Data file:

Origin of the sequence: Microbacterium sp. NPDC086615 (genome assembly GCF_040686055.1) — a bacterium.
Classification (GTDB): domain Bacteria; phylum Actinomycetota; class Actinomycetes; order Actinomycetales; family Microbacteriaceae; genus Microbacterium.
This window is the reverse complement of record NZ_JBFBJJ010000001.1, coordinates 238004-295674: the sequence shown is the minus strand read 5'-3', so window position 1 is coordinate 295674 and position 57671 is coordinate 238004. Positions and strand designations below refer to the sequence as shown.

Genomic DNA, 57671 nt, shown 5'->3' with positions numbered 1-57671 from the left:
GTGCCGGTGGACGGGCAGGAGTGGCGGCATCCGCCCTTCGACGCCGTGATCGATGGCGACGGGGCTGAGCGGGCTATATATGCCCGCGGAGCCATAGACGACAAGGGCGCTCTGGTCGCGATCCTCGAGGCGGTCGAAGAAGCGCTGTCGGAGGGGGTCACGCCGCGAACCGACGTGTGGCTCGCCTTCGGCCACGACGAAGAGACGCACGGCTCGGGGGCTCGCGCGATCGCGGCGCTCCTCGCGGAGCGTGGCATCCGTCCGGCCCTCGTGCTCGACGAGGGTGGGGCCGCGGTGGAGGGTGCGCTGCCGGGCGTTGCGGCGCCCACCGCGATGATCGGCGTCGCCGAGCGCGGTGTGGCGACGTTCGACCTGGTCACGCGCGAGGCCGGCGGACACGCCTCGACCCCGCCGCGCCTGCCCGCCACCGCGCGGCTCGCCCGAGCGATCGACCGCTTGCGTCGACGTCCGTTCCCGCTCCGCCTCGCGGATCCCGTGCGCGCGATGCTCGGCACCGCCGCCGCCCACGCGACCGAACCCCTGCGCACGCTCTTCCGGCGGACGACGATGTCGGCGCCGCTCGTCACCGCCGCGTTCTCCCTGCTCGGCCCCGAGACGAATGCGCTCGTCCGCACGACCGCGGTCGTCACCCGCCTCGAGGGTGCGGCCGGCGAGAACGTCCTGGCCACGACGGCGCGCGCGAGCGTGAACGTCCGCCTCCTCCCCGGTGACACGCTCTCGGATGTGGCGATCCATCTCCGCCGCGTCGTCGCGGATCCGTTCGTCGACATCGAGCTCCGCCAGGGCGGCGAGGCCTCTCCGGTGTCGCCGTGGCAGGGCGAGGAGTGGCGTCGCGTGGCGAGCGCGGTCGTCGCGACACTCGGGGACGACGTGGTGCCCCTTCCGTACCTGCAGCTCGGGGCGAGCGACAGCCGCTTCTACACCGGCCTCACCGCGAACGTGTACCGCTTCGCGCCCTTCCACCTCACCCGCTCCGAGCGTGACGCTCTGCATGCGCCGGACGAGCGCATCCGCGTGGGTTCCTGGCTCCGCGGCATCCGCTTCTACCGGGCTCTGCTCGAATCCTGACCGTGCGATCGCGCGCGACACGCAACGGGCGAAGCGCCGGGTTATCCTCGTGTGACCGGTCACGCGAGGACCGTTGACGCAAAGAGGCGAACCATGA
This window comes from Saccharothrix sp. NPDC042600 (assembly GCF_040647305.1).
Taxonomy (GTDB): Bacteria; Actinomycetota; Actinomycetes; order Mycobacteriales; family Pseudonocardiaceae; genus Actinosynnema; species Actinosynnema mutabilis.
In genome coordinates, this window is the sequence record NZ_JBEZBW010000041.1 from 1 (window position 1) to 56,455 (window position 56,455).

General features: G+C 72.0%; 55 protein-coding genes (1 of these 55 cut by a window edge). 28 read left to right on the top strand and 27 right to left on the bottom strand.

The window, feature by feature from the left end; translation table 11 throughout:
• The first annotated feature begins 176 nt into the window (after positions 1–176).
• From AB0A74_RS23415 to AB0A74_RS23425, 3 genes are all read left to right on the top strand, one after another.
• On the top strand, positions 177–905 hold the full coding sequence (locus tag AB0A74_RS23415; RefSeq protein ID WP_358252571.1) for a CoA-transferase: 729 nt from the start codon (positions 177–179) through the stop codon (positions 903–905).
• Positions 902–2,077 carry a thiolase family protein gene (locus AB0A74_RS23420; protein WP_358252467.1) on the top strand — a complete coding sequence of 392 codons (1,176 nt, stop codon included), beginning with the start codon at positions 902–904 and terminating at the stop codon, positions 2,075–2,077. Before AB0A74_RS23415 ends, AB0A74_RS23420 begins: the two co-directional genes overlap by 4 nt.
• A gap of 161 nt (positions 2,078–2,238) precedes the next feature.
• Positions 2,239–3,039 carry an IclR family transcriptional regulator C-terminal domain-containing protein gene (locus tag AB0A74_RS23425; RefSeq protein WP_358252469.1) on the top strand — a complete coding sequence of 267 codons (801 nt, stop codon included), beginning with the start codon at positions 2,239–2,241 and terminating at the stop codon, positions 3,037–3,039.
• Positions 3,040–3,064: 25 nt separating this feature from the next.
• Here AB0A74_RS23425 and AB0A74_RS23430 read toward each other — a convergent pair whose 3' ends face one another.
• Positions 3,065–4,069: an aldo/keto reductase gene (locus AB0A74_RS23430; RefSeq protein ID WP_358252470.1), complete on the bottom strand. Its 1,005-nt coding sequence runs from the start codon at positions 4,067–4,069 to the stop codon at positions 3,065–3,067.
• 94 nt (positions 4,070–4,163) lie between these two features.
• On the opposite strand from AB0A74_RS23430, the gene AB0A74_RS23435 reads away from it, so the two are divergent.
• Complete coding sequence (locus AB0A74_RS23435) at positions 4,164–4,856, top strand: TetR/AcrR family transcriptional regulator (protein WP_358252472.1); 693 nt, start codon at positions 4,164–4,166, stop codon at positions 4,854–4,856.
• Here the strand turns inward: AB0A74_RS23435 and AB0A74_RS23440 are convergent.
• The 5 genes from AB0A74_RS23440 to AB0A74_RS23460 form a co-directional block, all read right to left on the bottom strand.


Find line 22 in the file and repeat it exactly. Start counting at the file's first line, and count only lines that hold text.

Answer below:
• Complete coding sequence (locus AB0A74_RS23435) at positions 4,164–4,856, top strand: TetR/AcrR family transcriptional regulator (protein WP_358252472.1); 693 nt, start codon at positions 4,164–4,166, stop codon at positions 4,854–4,856.